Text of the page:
• I also reread 101 Dalmatians after we watched the movie a few days ago. That one didn't hold up quite as well, but it was still fun. There are some delightful interactions that didn't make it into the movie. And, y'know, it's a fundamentally family-oriented story and we all know that I have a soft spot for those.
  • In terms of nonfiction, I've spent the better part of the month slowly reading The Design of Everyday Things, which is, contrary to what I expected, not about the history behind how various ordinary items developed into their modern forms. What is it about? User-centered design, that's what. Is it giving me flashbacks to User Experience for the Web (aka my second-least-favorite PWID class)? Also yes. But it is actually a good book, and it's honestly relevant to some of what I want to do professionally, so I'm going to finish it or go down trying.
  • Not reading but still bookish: I did participate in Jenelle Schmidt's February is Fantasy Month again, though not as extensively as usual. I did manage to sort of keep up with the Instagram challenge for a few weeks, which was fun.
  • Finally, a quick update on how my reading goals are going! I've read twelve books so far this year, which puts me five books behind schedule, but I should be able to catch up without too much trouble, especially if I end up rereading Redwall — those aren't short books, by any means, but they go quickly. I've also only read one non-speculative-fiction book, but I'm in the middle of a second. I'm doing a bit better on reading older books — I've gotten in four of those. I mean, they're all middle grade-ish, and three of them are by Diana Wynne Jones, and pretty much all of them were published after 1956, but still. It's progress.


  • Once again, I haven't really watched much of anything this month; I've mostly been too busy. My roommate and I did watch the third episode of Avatar season 2, but that's pretty much it.
  • Well, and my family rewatched 101 Dalmatians while I was home for spring break. That was quite fun. (That's why I ended up rereading the book as well.) It's kind of underrated, and if Disney tries to make a "live action" version of it like they did with Lion King and Lady and the Tramp, I shall be immensely annoyed. (I'm already annoyed about Lady and the Tramp, but there's nothing I can do about that.) Also, the art on older Disney movies? Gorgeous.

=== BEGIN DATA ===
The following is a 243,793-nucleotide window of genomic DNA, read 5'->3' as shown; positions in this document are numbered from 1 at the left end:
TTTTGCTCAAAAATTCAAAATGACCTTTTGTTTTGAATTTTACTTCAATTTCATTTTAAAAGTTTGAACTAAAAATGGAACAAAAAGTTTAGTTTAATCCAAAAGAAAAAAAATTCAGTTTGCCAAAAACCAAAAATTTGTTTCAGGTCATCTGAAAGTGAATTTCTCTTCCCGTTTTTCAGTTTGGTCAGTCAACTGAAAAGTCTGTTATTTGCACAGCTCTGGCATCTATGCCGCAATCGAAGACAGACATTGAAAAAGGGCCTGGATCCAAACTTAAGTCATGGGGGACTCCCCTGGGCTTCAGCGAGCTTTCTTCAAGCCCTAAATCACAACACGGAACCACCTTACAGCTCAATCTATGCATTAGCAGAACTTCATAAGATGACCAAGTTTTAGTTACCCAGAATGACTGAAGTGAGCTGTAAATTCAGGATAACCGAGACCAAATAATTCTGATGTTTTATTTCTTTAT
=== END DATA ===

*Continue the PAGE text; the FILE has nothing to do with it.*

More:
• (I also have a new appreciation for the title sequences of Disney movies after having taken graphic design classes. I know it's not exactly graphic design, but it's related, and yeah.)


  • Most of this month was, to be honest, taken up by either classes, homework, or writing. As such, my main impression of most of it was of being busy and tired.
  • (Not that classes and homework are bad things, of course. I actually got to design the branding for a fictional university for one of my PWID classes, and it was SO MUCH FUN. Like, yes, it was tiring and it took effort, but there's a reason I want to go into branding and marketing if at all possible.)
  • My roommate and I did make it down to Orion to take advantage of their drink of the month and their Valentine's blooming tea special. So that was fun. The blooming teas look pretty cool, and they come in this adorable glass teapot and it made me quite happy. (Also quite warm, as it was snowing that day. I was distinctly displeased.)
  • On an exciting note, I went to the spring career fair that Cedarville hosts and actually had several very good conversations! I'm not sure if anything will come of them, but I'm hopeful. And the companies that seem to have the highest potential would both mean I'd be spending a lot of time around engineers and scientists, which I would honestly be fine with and would probably even enjoy. (I mean, I already hang around STEM people a lot; why not continue the habit?)